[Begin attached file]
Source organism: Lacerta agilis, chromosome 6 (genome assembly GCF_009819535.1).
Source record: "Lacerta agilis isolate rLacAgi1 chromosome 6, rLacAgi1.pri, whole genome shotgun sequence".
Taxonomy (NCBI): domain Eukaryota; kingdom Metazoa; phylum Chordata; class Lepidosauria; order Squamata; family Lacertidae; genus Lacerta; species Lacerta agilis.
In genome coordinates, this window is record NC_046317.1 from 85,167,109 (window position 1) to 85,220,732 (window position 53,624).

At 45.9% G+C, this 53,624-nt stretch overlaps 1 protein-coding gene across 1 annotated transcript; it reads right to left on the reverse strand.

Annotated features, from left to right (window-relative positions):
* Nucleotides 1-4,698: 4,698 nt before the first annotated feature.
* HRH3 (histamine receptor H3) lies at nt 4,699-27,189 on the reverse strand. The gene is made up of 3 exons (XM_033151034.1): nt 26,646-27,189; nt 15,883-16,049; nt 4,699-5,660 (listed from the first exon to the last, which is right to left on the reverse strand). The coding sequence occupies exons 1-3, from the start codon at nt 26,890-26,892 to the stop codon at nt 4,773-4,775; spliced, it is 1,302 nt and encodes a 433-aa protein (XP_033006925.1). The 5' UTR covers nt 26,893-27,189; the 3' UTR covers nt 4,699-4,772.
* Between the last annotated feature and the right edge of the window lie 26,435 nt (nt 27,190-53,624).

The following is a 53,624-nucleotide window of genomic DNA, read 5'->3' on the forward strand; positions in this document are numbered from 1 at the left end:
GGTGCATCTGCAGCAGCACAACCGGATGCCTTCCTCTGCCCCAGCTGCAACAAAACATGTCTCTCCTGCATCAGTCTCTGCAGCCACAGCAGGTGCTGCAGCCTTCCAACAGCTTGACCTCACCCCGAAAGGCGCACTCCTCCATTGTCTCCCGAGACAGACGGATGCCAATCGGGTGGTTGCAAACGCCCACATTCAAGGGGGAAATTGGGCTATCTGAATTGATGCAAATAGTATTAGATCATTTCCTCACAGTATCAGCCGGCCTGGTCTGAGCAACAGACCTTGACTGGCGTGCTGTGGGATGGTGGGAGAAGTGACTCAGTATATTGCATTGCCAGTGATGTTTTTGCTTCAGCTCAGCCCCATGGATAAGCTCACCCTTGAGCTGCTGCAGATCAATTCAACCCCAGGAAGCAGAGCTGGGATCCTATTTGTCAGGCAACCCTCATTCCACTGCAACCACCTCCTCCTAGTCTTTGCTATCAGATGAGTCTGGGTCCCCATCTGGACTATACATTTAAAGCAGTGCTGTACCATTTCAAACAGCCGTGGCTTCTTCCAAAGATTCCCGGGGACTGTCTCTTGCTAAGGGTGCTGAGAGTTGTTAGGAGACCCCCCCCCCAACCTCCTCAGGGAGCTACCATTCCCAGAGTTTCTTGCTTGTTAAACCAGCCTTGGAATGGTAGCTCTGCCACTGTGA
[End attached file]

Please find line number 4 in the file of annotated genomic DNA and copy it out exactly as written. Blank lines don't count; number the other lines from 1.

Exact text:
In genome coordinates, this window is record NC_046317.1 from 85,167,109 (window position 1) to 85,220,732 (window position 53,624).